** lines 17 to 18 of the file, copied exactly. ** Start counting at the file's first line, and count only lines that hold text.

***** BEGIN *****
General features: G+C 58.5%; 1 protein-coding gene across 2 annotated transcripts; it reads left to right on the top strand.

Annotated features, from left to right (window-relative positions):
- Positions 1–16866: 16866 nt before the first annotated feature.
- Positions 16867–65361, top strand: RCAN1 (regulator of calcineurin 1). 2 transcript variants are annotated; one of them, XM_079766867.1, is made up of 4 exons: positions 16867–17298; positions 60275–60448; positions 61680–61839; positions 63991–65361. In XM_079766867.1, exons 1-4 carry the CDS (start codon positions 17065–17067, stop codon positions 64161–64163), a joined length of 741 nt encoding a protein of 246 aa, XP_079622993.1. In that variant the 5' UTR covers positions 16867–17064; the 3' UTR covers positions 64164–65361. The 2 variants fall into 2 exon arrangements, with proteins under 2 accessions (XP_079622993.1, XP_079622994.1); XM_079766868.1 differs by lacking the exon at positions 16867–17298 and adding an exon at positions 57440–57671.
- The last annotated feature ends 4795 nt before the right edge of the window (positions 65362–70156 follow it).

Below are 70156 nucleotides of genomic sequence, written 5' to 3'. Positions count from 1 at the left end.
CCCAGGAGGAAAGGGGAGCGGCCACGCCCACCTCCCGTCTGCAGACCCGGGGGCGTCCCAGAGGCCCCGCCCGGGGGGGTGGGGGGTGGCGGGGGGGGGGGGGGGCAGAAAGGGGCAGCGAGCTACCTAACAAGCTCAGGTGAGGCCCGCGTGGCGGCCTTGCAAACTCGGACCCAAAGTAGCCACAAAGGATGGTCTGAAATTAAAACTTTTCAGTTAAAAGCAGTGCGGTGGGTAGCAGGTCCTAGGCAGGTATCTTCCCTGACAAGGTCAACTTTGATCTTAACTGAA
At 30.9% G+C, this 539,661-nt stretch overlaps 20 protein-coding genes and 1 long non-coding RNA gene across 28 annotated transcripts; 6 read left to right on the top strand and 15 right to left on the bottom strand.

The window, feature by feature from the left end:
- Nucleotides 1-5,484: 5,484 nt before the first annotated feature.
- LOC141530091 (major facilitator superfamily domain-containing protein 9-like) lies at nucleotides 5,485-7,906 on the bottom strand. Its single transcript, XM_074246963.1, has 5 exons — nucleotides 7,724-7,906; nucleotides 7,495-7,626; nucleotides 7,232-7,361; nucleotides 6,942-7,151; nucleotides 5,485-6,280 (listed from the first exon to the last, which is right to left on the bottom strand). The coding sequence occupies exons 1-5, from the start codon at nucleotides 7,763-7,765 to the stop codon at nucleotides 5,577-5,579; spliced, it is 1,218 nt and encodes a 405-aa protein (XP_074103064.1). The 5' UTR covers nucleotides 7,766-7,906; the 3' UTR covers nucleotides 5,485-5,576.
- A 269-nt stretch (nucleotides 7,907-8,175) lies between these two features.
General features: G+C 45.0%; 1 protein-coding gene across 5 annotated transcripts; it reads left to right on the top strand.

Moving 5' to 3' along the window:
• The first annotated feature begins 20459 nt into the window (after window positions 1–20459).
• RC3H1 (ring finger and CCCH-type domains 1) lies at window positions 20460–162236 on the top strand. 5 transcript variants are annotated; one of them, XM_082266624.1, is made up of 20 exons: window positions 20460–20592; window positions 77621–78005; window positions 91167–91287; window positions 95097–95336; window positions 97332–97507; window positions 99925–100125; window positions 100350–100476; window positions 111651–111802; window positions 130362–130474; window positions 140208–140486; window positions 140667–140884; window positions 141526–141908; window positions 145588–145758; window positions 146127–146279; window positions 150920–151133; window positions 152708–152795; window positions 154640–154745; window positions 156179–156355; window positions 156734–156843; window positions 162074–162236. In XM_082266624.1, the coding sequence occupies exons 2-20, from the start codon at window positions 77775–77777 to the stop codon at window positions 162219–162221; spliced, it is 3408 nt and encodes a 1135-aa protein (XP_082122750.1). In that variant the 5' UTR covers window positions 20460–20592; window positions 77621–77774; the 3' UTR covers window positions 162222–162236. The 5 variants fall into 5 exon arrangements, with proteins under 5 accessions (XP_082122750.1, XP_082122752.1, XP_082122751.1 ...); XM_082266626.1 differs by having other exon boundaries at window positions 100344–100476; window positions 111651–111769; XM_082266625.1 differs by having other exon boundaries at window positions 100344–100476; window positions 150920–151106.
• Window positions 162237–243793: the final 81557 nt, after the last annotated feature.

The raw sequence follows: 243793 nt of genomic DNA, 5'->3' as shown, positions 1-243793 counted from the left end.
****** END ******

• Window positions 162237–243793: the final 81557 nt, after the last annotated feature.

The raw sequence follows: 243793 nt of genomic DNA, 5'->3' as shown, positions 1-243793 counted from the left end.